On the wall opposite the kitchen, Beirut Saj’s menu is displayed on a TV. Meals are written in Latin, Arabic, and Russian letters (and Georgian on request, because not all the translations could fit on one screen), reflecting the mixed background of the customer base: Lebanese regulars, tourists from Arab countries, new Russian-speaking residents, as well as Georgian and expat foodies.

The restaurant’s saj bread is served with traditional toppings such as za’atar (a popular mix of spice and herbs whose main ingredient is wild thyme) or labneh (strained yogurt) or as a wrap with chicken, soujouk (beef sausage), and kafta (minced meat). Other Lebanese staples are present on the menu such as houmous, mtabbal (eggplant dip), foul (fava bean stew), along with more international dishes such as pasta, pizza and burgers.

We ordered two of the most iconic Lebanese salads: tabbouleh and fattoush made with fried pieces of bread, mixed greens and tomatoes. The tabbouleh was fresh and perfectly seasoned with a slice of lemon. The fattoush was crispy as it should be and had a subtle sweet and sour taste brought by the pomegranate molasses and the sumac spice.

As main dish, we ordered one of El Sabbagh’s favorites, the chicken tawouk wrap. The meat is first marinated for 48 hours in a sauce of spices, garlic and tomato paste. Then, the cook puts it quickly on the grill before laying the pieces across a saj bread that has been filled with garlic paste and chopped coleslaw. Before wrapping it, he adds a few French fries, the perfect contrast to the stronger tastes of the whipped garlic paste that accompanies it and the spicy marinade. Life in Tbilisi might not be as tumultuous as it is in Beirut, but this is the type of comfort food that relieves you after a tiring day working and commuting across the city.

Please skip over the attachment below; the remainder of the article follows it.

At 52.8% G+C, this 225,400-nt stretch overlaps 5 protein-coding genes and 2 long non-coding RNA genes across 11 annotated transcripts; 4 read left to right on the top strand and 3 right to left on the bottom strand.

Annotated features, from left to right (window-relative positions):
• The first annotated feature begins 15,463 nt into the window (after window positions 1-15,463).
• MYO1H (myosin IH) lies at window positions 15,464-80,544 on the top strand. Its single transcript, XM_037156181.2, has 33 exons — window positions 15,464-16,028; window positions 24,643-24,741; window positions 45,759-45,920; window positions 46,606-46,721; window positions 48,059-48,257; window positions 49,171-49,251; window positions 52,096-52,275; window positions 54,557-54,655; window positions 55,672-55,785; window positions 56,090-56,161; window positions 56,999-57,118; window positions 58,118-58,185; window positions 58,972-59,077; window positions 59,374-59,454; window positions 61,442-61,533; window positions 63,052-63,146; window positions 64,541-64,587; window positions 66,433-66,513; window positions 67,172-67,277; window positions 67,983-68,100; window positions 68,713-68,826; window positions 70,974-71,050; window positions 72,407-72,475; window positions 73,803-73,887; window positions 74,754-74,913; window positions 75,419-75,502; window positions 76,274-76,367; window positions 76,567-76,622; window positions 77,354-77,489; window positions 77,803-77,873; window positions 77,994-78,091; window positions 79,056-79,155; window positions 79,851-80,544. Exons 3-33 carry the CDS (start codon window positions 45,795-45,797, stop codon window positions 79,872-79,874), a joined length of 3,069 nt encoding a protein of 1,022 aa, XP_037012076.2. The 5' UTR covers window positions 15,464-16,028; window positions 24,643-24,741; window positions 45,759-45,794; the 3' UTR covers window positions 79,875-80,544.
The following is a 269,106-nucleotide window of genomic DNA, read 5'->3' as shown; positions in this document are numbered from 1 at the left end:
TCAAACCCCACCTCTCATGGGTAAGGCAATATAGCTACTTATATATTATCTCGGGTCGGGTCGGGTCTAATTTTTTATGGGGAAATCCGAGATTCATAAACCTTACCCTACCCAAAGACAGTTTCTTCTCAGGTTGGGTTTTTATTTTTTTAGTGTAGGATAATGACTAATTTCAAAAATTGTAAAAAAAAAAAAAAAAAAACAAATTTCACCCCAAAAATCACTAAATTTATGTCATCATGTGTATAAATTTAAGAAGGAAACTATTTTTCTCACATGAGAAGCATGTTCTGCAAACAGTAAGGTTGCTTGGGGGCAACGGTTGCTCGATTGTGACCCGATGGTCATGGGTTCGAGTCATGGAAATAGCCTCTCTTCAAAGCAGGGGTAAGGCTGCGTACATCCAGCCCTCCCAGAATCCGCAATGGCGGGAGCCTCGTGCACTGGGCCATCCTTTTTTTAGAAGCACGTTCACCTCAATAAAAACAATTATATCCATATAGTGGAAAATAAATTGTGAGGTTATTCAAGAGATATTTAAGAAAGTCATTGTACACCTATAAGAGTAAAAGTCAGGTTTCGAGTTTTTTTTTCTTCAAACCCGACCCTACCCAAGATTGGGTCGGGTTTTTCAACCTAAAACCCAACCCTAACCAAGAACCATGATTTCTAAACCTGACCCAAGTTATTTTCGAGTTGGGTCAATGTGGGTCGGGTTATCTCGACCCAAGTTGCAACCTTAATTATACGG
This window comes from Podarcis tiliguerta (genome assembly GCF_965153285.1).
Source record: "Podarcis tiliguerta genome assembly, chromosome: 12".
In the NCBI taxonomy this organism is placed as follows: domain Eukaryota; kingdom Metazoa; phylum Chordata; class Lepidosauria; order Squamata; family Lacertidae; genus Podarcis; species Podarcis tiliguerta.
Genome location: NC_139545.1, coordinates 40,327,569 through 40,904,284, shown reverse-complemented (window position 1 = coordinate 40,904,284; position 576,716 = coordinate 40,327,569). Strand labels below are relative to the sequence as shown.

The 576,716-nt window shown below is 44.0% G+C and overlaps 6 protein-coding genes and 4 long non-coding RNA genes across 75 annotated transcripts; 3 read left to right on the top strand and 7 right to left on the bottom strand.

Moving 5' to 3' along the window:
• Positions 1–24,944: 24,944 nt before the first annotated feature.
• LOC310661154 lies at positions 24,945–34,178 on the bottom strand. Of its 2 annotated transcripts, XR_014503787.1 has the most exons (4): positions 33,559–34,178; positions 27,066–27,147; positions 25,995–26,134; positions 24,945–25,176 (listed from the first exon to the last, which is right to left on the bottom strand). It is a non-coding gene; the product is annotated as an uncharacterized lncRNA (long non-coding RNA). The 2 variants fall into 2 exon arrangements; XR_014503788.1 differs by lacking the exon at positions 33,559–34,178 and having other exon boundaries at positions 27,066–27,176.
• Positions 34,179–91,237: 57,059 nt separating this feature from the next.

“I am creating as much authentic taste as possible,” says El Sabbagh, who got many of his recipes from friends and relatives living in Lebanon’s northernmost region, Akkar. “What is hard is getting imported ingredients, such as za’atar.”

Za’atar is essential in making manakish and seasoning many other dishes. El Sabbagh has managed to secure some imports either directly from his homeland or from Armenia, where newly settled Lebanese-Armenians have started growing thyme. But he had to get more creative to replace halloumi, the Eastern Mediterranean chewy cheese, by mixing three to four locally available types of cheese, including mozzarella and its Georgian counterpart sulguni.

As Beirut Saj will soon turn one year, Elie El Sabbagh thinks about making some improvements – adding a few extra items on the menu such as stuffed grape leaves, offering desserts and changing the interior design to accommodate more tables for the tourism season.

Following the Russian invasion of Ukraine, his business was also impacted by Tbilisi’s rising rents and global food inflation, but he is not looking back. “I like Georgia because it somehow relates to Lebanon’s nature and climate,” he says. “But it’s better in many ways. We have electricity here, we have public transportation, tourism, even more discipline, stability, and security.”

In the cosmopolitan Aghmashenebeli avenue food scene, Beirut Saj stands as a small piece of Lebanon abroad which even embodies a more livable version of it.

Clément GirardotClément Girardot

Published on March 27, 2023